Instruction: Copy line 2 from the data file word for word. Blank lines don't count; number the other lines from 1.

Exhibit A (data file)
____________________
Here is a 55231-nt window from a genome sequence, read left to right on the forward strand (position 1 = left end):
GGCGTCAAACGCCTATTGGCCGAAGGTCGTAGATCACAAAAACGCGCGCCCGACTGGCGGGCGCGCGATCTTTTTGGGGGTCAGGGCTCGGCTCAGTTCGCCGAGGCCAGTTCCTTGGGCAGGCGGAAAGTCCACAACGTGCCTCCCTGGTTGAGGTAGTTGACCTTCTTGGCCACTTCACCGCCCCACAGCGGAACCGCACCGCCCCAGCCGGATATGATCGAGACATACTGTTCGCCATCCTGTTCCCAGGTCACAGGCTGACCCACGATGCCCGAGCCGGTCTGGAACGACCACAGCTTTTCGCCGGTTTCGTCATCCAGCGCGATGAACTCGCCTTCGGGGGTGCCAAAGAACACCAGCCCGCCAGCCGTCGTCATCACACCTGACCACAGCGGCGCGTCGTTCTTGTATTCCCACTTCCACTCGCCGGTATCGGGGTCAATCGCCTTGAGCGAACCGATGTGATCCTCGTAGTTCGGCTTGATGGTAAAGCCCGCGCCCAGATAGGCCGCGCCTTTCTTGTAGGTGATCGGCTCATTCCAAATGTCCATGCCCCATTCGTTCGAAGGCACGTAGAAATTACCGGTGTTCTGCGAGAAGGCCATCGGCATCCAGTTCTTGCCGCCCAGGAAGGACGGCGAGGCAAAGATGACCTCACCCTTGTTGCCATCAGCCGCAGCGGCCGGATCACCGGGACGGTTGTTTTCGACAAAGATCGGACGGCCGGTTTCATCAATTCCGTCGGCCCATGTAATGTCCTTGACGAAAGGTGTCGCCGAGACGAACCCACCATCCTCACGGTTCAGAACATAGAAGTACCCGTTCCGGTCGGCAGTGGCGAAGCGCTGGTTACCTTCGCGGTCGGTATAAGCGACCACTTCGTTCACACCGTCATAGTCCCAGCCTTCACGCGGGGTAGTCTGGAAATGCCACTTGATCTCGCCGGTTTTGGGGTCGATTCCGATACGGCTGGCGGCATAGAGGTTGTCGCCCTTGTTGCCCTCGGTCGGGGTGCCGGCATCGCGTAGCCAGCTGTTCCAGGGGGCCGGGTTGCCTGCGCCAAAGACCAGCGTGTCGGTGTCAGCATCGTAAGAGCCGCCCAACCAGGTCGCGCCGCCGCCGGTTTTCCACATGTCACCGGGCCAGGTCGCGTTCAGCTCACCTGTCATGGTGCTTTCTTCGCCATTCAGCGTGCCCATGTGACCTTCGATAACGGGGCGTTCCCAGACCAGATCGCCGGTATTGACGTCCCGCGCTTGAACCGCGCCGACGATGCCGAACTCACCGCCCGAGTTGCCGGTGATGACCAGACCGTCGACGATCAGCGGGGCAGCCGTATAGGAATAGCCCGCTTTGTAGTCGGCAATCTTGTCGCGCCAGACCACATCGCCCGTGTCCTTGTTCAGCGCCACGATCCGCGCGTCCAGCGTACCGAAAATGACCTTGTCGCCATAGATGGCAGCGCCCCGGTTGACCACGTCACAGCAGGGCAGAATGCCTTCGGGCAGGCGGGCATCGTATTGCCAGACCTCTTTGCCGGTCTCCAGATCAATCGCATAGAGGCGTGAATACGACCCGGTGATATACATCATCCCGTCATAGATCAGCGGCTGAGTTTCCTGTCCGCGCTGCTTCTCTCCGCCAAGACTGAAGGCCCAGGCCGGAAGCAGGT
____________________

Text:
GGCGTCAAACGCCTATTGGCCGAAGGTCGTAGATCACAAAAACGCGCGCCCGACTGGCGGGCGCGCGATCTTTTTGGGGGTCAGGGCTCGGCTCAGTTCGCCGAGGCCAGTTCCTTGGGCAGGCGGAAAGTCCACAACGTGCCTCCCTGGTTGAGGTAGTTGACCTTCTTGGCCACTTCACCGCCCCACAGCGGAACCGCACCGCCCCAGCCGGATATGATCGAGACATACTGTTCGCCATCCTGTTCCCAGGTCACAGGCTGACCCACGATGCCCGAGCCGGTCTGGAACGACCACAGCTTTTCGCCGGTTTCGTCATCCAGCGCGATGAACTCGCCTTCGGGGGTGCCAAAGAACACCAGCCCGCCAGCCGTCGTCATCACACCTGACCACAGCGGCGCGTCGTTCTTGTATTCCCACTTCCACTCGCCGGTATCGGGGTCAATCGCCTTGAGCGAACCGATGTGATCCTCGTAGTTCGGCTTGATGGTAAAGCCCGCGCCCAGATAGGCCGCGCCTTTCTTGTAGGTGATCGGCTCATTCCAAATGTCCATGCCCCATTCGTTCGAAGGCACGTAGAAATTACCGGTGTTCTGCGAGAAGGCCATCGGCATCCAGTTCTTGCCGCCCAGGAAGGACGGCGAGGCAAAGATGACCTCACCCTTGTTGCCATCAGCCGCAGCGGCCGGATCACCGGGACGGTTGTTTTCGACAAAGATCGGACGGCCGGTTTCATCAATTCCGTCGGCCCATGTAATGTCCTTGACGAAAGGTGTCGCCGAGACGAACCCACCATCCTCACGGTTCAGAACATAGAAGTACCCGTTCCGGTCGGCAGTGGCGAAGCGCTGGTTACCTTCGCGGTCGGTATAAGCGACCACTTCGTTCACACCGTCATAGTCCCAGCCTTCACGCGGGGTAGTCTGGAAATGCCACTTGATCTCGCCGGTTTTGGGGTCGATTCCGATACGGCTGGCGGCATAGAGGTTGTCGCCCTTGTTGCCCTCGGTCGGGGTGCCGGCATCGCGTAGCCAGCTGTTCCAGGGGGCCGGGTTGCCTGCGCCAAAGACCAGCGTGTCGGTGTCAGCATCGTAAGAGCCGCCCAACCAGGTCGCGCCGCCGCCGGTTTTCCACATGTCACCGGGCCAGGTCGCGTTCAGCTCACCTGTCATGGTGCTTTCTTCGCCATTCAGCGTGCCCATGTGACCTTCGATAACGGGGCGTTCCCAGACCAGATCGCCGGTATTGACGTCCCGCGCTTGAACCGCGCCGACGATGCCGAACTCACCGCCCGAGTTGCCGGTGATGACCAGACCGTCGACGATCAGCGGGGCAGCCGTATAGGAATAGCCCGCTTTGTAGTCGGCAATCTTGTCGCGCCAGACCACATCGCCCGTGTCCTTGTTCAGCGCCACGATCCGCGCGTCCAGCGTACCGAAAATGACCTTGTCGCCATAGATGGCAGCGCCCCGGTTGACCACGTCACAGCAGGGCAGAATGCCTTCGGGCAGGCGGGCATCGTATTGCCAGACCTCTTTGCCGGTCTCCAGATCAATCGCATAGAGGCGTGAATACGACCCGGTGATATACATCATCCCGTCATAGATCAGCGGCTGAGTTTCCTGTCCGCGCTGCTTCTCTCCGCCAAGACTGAAGGCCCAGGCCGGAAGCAGGT